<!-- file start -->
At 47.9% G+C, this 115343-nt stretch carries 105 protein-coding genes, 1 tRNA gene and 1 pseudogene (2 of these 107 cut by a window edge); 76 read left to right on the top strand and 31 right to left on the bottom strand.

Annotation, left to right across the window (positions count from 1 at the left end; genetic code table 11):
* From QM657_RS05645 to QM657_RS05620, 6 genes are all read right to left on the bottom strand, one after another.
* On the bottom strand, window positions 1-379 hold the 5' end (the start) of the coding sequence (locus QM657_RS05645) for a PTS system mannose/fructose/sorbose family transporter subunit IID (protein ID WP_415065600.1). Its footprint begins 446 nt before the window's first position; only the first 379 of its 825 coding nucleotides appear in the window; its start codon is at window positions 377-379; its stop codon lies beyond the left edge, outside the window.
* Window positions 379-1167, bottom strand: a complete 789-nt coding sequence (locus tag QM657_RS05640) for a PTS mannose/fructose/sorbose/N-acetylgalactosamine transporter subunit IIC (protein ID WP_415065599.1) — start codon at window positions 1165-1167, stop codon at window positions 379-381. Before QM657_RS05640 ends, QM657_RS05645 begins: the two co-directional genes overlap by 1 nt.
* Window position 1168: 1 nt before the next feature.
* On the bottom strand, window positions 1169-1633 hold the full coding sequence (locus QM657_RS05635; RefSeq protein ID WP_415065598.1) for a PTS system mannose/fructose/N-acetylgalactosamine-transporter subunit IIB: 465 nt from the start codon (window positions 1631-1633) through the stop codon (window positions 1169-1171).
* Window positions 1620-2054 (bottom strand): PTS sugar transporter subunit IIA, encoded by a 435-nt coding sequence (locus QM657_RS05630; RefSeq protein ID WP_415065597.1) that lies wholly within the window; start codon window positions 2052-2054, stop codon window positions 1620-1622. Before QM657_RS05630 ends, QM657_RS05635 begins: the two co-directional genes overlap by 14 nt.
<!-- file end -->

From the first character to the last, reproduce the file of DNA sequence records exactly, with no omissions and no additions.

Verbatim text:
At 47.9% G+C, this 115343-nt stretch carries 105 protein-coding genes, 1 tRNA gene and 1 pseudogene (2 of these 107 cut by a window edge); 76 read left to right on the top strand and 31 right to left on the bottom strand.

Annotation, left to right across the window (positions count from 1 at the left end; genetic code table 11):
* From QM657_RS05645 to QM657_RS05620, 6 genes are all read right to left on the bottom strand, one after another.
* On the bottom strand, window positions 1-379 hold the 5' end (the start) of the coding sequence (locus QM657_RS05645) for a PTS system mannose/fructose/sorbose family transporter subunit IID (protein ID WP_415065600.1). Its footprint begins 446 nt before the window's first position; only the first 379 of its 825 coding nucleotides appear in the window; its start codon is at window positions 377-379; its stop codon lies beyond the left edge, outside the window.
* Window positions 379-1167, bottom strand: a complete 789-nt coding sequence (locus tag QM657_RS05640) for a PTS mannose/fructose/sorbose/N-acetylgalactosamine transporter subunit IIC (protein ID WP_415065599.1) — start codon at window positions 1165-1167, stop codon at window positions 379-381. Before QM657_RS05640 ends, QM657_RS05645 begins: the two co-directional genes overlap by 1 nt.
* Window position 1168: 1 nt before the next feature.
* On the bottom strand, window positions 1169-1633 hold the full coding sequence (locus QM657_RS05635; RefSeq protein ID WP_415065598.1) for a PTS system mannose/fructose/N-acetylgalactosamine-transporter subunit IIB: 465 nt from the start codon (window positions 1631-1633) through the stop codon (window positions 1169-1171).
* Window positions 1620-2054 (bottom strand): PTS sugar transporter subunit IIA, encoded by a 435-nt coding sequence (locus QM657_RS05630; RefSeq protein ID WP_415065597.1) that lies wholly within the window; start codon window positions 2052-2054, stop codon window positions 1620-1622. Before QM657_RS05630 ends, QM657_RS05635 begins: the two co-directional genes overlap by 14 nt.